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Stocks struggled to hold slight gains on Thursday morning a day before the critical monthly read on the U.S. labor market. 

The S&P 500 was up 0.02% on Thursday, the last day of the first quarter. The Dow Jones Industrial Average was flat, and the Nasdaq added 0.25%.

Economic activity in the Chicago area bounced in March as its manufacturing sector recovered from the effects of a stronger U.S. dollar and weaker oil prices. The Chicago PMI climbed to 53.6, according to the Institute for Supply Management, coming back from contraction territory.  

The number of new claims for U.S. unemployment benefits reached their highest since the end of January, climbing 11,000 to 276,000 in the past week, according to the Labor Department. The less-volatile, four-week average rose 3,500 to 263,250. However, the measure remained near multi-year lows and suggested the labor market was still in robust shape. 

The official monthly U.S. jobs report will be released on Friday. Economists anticipate 210,000 jobs to have been added to nonfarm payrolls in March, while the unemployment rate is expected to hold steady at 4.9%.

The S&P 500 and Dow closed at their highest levels of 2016 on Wednesday as investors continued to feel comfort from dovish Federal Reserve comments earlier in the week. Fed Chair Janet Yellen assured investors on Tuesday that the central bank would move gradually in raising rates.

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Crude oil was slightly lower on Thursday as investors continued to worry over domestic and international oversupply. A report released Wednesday showed a smaller-than-anticipated increase in weekly domestic inventories, though any increase at all exacerbates the current supply glut.

Oil production from the Organization of Petroleum Exporting Countries rose in March as Iran continued to flood markets after the lifting of its sanctions. OPEC members will meet in Qatar on April 17 to discuss a possible production freeze, though Iran has seemed unwilling to agree to such a cap.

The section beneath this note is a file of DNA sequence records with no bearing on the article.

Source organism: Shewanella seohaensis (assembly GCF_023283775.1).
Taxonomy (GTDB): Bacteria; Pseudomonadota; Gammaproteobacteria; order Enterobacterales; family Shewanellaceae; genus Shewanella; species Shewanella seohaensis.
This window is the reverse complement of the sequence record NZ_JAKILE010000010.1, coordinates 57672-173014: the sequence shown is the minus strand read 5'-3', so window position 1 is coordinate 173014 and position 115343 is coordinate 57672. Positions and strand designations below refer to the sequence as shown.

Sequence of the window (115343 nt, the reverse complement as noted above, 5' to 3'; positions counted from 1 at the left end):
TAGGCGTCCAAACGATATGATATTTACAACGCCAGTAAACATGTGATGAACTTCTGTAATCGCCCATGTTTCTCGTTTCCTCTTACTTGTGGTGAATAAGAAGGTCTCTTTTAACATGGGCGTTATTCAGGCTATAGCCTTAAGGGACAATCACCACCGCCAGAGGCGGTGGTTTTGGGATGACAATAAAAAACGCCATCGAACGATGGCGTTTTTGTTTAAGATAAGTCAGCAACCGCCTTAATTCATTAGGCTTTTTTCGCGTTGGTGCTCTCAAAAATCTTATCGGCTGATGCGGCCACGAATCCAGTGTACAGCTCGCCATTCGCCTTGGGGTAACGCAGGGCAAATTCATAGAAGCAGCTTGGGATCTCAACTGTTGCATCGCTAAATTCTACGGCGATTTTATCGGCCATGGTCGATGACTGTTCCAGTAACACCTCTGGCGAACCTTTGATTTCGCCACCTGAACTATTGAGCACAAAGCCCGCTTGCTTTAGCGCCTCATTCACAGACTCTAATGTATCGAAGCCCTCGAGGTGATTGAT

West Texas Intermediate crude oil was down 0.2% to $38.24 a barrel on Thursday morning. The commodity had snapped a five-session losing streak on Wednesday but only by a small margin.

Tesla (TSLA) climbed nearly 1% ahead of the unveiling of its latest electric car model. The company will unveil the new Model 3 electric car this evening in California and people have already begun to line up at stores to reserve their own. The Model 3 will cost around $35,000, a lower price point than previous models that should appeal to a larger market.

BlackRock (BLK) was on watch on reports it plans to cut about 400 jobs, potentially its largest round of layoffs on record. The world's largest money manager reportedly targets reducing its workforce by 3%.

Chipotle (CMG) was slightly higher on news the burrito chain has filed a trademark application for "Better Burger." The company said it was exploring launching a fast-casual burger chain to complement its other fast-casual pizza concepts.

Micron Technology (MU) fell 2% after swinging to a loss in its recent quarter as sales tumbled. The semiconductor company has seen declining sales of its memory chips as sales of personal computers decline. Micron reported an adjusted quarterly loss of 5 cents a share, 3 cents narrower than expected. 

Fitbit (FIT) climbed 4% after announcing that it has shipped more than one million of its new Fitbit Blaze devices and more than one million of its Fitbit Alta since availability began earlier this month. The Fitbit Blaze is a higher-end smartwatch designed to compete with the Apple Watch.